Africa Women Health Champions
"My contribution to the fight against COVID-19 started with distributing face masks in churches and sharing my story as a COVID-19 'survivor'," shares Salawu Oluwatoyin, UN Volunteer with WHO under the Africa Women Health Champions Initiative.

"Overcoming COVID-19 infection reinforced my decision to volunteer"

A few months ago, the United Nations Volunteers (UNV) programme launched the Africa Women Health Champions initiative, in partnership with the World Health Organization (WHO) to promote health and boost gender equity across 47 African countries. Of the planned 100 UN Volunteers, UNV has already deployed 15, including Salawu Oluwatoyin, from Nigeria. Here, Salawu shares her experience in Ethiopia as one of the first volunteers deployed.

I have volunteered on campaigns to end Hepatitis B and "Peste des Petits ruminants" in animals in many inaccessible communities in Northern Nigeria. The Africa Women Health Champions initiative came at the right time in my professional carerr, as I was looking for opportunities to join UNV to broaden my experience and learn from others. 

Moving from a national project assistant position in Nigeria to an international UN Volunteer assignment in Ethiopia to support country emergency preparedness and international health regulation was like climbing a ladder by skipping steps.  

During my work in Nigeria, I was infected with COVID-19 and transferred to an isolation center. I received the clearance for my UN Volunteer assignment while on my way to the isolation centre, where I would be for 21 days. Going through this experience reinforced my decision to volunteer, because I could relate to COVID-19 patients and share my experience to fight the pandemic. --Salawu Oluwatoyin, UN Volunteer with WHO, Ethiopia

My contribution to the fight against COVID-19 started with distributing face masks in churches and sharing my story as a COVID-19 'survivor'. With the resumption of religious gatherings in Ethiopia, I would like to help others make informed decisions when it comes to this pandemic.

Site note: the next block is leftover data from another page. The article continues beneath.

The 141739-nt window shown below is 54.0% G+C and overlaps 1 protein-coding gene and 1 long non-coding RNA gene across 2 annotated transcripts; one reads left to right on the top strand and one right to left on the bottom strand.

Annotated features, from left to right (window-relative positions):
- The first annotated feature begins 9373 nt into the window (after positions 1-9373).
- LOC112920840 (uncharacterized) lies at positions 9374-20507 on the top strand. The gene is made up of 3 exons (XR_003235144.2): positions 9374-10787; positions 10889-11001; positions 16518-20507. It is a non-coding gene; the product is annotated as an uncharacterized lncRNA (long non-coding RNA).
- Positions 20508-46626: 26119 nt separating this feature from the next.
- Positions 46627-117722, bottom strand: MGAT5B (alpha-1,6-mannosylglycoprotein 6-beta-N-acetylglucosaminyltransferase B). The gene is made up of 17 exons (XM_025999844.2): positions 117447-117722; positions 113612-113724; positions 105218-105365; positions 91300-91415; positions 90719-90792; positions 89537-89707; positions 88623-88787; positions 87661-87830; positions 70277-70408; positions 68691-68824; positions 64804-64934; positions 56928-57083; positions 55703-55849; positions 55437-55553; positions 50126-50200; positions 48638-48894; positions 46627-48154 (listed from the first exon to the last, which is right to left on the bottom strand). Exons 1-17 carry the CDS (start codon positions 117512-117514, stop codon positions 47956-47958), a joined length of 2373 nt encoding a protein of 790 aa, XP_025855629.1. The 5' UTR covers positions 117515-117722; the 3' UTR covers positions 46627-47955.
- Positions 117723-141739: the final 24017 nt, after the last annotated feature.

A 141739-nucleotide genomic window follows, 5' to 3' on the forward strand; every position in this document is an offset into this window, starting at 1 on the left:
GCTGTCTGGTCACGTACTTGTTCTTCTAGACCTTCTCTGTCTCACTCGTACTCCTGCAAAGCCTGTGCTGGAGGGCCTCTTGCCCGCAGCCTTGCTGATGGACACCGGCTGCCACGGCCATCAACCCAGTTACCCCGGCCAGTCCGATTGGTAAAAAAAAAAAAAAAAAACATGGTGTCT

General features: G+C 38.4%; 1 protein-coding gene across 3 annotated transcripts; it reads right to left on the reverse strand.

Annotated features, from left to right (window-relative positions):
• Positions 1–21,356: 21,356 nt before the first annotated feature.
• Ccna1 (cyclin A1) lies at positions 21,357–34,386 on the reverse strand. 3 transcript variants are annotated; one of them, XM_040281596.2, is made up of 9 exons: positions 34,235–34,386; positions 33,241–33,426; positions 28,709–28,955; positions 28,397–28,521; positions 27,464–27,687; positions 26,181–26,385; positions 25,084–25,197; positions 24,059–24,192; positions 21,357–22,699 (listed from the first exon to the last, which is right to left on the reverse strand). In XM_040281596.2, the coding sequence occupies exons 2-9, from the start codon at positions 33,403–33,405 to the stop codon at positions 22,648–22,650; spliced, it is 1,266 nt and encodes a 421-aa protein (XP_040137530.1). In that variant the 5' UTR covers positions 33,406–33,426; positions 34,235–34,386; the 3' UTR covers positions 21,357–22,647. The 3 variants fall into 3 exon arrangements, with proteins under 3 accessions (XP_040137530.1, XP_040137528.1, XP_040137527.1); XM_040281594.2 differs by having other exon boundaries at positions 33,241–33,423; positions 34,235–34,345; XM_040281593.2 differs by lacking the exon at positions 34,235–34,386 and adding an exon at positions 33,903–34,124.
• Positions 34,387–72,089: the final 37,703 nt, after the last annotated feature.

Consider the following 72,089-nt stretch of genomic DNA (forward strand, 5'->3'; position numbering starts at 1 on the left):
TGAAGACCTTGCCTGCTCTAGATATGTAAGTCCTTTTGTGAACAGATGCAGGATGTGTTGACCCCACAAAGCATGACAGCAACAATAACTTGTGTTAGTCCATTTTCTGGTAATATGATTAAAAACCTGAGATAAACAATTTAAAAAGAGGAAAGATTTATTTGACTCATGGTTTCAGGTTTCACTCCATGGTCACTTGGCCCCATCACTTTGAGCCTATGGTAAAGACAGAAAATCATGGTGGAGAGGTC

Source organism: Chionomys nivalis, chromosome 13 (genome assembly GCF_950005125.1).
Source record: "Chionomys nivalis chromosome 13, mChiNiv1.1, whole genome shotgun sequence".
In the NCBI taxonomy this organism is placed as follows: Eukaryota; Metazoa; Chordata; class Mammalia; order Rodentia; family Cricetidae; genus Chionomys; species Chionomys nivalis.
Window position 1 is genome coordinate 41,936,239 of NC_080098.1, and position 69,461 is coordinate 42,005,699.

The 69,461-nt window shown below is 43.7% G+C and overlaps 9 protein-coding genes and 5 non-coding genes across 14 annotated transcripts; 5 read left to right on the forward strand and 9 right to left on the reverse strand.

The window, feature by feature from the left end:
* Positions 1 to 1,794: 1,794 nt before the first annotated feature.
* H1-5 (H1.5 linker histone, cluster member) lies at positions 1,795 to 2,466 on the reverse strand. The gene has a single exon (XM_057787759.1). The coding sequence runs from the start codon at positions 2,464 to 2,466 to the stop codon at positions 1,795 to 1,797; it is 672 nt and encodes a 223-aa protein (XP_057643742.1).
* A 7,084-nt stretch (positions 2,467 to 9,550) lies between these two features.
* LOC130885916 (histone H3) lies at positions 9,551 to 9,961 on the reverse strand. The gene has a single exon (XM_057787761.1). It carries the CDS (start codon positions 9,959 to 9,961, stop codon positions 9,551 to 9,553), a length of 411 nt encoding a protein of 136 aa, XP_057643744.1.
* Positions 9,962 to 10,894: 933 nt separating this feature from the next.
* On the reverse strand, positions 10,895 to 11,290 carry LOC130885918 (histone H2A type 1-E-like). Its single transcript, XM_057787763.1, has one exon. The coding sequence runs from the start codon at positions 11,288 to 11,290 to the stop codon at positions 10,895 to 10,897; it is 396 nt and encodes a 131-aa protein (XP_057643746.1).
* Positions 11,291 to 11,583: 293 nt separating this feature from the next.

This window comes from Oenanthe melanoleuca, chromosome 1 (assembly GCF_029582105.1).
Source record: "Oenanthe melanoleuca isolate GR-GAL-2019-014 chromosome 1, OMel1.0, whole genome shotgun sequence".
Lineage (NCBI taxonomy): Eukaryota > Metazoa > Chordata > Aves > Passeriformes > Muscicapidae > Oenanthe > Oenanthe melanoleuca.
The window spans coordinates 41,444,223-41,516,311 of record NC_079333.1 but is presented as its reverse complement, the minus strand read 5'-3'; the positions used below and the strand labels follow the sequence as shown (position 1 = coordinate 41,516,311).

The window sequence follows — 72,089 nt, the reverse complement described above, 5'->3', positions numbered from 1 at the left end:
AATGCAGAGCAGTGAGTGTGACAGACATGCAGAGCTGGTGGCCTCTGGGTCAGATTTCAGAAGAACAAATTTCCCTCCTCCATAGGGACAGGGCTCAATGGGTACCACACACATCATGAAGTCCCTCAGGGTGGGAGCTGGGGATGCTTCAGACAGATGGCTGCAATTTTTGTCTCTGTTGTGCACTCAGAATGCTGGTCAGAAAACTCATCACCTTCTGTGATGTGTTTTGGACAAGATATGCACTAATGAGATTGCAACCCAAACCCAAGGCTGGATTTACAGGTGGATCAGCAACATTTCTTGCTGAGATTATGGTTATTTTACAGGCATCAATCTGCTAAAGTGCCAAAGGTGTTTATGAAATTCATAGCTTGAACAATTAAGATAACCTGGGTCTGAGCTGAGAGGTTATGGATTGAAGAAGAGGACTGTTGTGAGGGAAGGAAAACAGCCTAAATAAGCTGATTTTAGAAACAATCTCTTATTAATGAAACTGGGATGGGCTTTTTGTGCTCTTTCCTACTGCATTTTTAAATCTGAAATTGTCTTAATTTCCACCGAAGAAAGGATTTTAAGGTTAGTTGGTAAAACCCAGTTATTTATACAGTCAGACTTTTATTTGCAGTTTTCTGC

During the first weeks of my assignment in the country, I contributed to the development of guidelines for response preparedness to diseases such as High Pathogenic Avian Influenza and National Cholera Eradication. Having a veterinary background and public health knowledge put me in a good position to advise the Ethiopian One Health Core Group on priorities in terms of disease management.

Public health response is becoming more challenging due to the scarce resources available to ensure that everyone can access health services. I believe that volunteers can be game changers to fill this gap.

 Every time people ask me why I left my position as a national staff member in Nigeria to become a UN Volunteer, my answer is always the same: there are different paths to a destination and the  Africa Women Health Champions is one of the best paths for early-career women to reach their goals, while contributing to the greater good. --Salawu Oluwatoyin

Through the Africa Women Health Champions Initiative, UNV will recruit professionals from around the world to serve with WHO. We are looking for qualified women with at least two years of professional experience related to public health, epidemiology, health research, health emergency management, data management, statistics or other health related fields, as well as information management, innovation, communications or external relations.